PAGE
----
There was a time when New Orleans was more famous for burlesque on Bourbon Street than for its music or food.

From the late 1930s until the early 1960s, as many as 50 burlesque shows could be seen on a single night at Bourbon Street clubs including Leon Prima’s 500 Club, the Sho-Bar and the Casino Royale.

In the early years, shows featured not only the artful removal of clothing, but also comedians, music and other vaudeville-type entertainment. Performers such as Evangeline the Oyster Girl, Wild Cherry and Blaze Starr drew attention to New Orleans with their suggestive strip-tease acts on stage, and their drama off stage. Blaze Starr, who started working on Bourbon in the 1940s, infamously had an affair with Louisiana Gov. Earl Long.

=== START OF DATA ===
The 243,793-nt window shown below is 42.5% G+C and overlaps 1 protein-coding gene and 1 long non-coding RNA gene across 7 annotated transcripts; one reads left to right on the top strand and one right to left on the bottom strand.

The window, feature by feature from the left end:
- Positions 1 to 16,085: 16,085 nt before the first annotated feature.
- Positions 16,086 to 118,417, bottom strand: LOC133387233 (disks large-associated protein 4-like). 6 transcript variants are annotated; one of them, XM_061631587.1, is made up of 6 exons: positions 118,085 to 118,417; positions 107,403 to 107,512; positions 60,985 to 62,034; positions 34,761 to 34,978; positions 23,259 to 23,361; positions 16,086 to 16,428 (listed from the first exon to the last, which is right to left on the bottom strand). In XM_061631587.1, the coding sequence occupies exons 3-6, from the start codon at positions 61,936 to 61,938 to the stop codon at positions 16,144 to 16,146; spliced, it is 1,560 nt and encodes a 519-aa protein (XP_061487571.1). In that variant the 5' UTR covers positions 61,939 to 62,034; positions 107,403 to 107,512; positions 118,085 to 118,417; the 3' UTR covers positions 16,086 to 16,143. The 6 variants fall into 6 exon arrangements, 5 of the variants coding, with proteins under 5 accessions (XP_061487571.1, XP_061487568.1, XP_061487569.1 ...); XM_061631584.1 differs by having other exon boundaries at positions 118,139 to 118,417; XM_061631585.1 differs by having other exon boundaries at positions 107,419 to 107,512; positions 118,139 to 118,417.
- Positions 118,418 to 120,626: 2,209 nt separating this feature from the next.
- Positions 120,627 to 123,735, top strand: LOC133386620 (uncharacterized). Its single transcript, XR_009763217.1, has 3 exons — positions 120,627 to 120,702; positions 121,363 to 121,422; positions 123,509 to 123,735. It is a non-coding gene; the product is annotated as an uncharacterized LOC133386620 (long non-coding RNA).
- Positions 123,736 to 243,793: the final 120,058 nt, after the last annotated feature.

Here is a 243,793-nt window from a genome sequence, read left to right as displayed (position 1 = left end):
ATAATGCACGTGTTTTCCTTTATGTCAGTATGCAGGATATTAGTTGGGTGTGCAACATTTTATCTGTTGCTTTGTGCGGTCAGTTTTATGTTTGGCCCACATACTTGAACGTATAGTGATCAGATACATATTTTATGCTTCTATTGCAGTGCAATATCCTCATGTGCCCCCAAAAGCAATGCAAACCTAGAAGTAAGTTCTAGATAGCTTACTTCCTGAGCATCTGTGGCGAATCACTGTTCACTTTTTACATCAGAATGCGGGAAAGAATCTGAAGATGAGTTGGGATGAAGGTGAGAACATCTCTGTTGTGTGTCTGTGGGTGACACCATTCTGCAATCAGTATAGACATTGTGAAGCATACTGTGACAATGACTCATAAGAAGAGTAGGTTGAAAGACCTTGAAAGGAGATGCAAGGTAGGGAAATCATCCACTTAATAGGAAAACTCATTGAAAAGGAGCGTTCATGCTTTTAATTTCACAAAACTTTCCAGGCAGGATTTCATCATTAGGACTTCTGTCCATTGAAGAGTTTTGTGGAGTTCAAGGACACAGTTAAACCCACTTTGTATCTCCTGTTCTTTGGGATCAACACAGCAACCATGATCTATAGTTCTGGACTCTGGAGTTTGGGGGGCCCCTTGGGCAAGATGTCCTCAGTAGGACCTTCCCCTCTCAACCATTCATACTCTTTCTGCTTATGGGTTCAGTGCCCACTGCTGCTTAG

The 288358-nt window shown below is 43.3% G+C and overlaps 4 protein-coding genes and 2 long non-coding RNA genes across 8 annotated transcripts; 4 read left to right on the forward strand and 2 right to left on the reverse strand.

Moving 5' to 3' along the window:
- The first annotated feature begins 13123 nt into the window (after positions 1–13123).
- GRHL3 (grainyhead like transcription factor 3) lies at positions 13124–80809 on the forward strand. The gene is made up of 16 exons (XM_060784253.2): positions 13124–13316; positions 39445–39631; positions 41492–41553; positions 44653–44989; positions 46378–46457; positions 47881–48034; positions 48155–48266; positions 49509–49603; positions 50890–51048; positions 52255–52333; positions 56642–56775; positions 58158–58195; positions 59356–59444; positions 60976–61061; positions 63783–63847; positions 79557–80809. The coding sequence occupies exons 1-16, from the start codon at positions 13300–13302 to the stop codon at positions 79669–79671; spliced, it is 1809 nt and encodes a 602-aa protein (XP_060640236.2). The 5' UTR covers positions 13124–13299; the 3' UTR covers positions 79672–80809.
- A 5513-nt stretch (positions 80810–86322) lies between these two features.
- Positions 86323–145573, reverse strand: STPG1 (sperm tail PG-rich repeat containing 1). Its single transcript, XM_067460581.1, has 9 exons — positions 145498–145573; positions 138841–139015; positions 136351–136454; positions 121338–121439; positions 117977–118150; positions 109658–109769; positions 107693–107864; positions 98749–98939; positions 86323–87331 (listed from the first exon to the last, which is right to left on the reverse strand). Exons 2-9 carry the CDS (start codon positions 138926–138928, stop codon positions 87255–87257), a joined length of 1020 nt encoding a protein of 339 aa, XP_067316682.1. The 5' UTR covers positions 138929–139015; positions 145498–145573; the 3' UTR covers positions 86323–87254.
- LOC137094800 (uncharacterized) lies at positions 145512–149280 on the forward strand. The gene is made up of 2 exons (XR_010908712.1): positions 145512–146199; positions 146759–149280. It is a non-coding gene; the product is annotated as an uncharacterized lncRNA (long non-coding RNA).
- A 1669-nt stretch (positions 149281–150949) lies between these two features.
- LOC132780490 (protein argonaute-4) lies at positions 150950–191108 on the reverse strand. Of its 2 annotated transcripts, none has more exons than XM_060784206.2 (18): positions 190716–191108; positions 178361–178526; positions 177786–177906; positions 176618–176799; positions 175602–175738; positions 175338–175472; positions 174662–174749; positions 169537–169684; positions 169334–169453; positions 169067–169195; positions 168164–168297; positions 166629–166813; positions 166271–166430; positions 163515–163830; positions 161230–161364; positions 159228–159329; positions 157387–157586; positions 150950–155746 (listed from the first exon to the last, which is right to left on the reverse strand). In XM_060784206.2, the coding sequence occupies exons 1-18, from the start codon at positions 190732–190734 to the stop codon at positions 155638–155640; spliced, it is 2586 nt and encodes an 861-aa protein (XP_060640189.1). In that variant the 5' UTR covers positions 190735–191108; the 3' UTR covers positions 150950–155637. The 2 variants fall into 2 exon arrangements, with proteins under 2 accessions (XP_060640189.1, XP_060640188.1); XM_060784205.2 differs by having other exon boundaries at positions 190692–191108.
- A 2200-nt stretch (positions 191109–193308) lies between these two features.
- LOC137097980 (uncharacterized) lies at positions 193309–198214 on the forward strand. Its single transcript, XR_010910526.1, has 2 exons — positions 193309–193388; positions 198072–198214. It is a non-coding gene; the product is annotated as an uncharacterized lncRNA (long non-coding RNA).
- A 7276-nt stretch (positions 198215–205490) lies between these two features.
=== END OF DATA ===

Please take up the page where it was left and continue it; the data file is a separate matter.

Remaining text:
Other entertainers were often in the newspaper for their fights — staged or real — that brought them even more customers. Evangeline the Oyster Girl took an ax to a water tank where rival Divena, the Aqua Tease performed. A photographer from Life magazine captured the act on film and photos were published in the magazine. The clubs also gained attention as tolerance for the acts, which became increasingly more risqué over the years, waned.

The push to clean up Bourbon came to a head under District Attorney Jim Garrison who staged several raids and inspections on the clubs beginning in 1960. Burlesque acts largely disappeared in the 1960s — more from the onset of the sexual freedoms than Garrison’s efforts. Chris Owens was the lone holdout on the street and still performs today. Burlesque made a comeback in the late 1990s as more of an art form than a club act. There is a burlesque show almost every night in the city, and the city hosts an annual burlesque festival.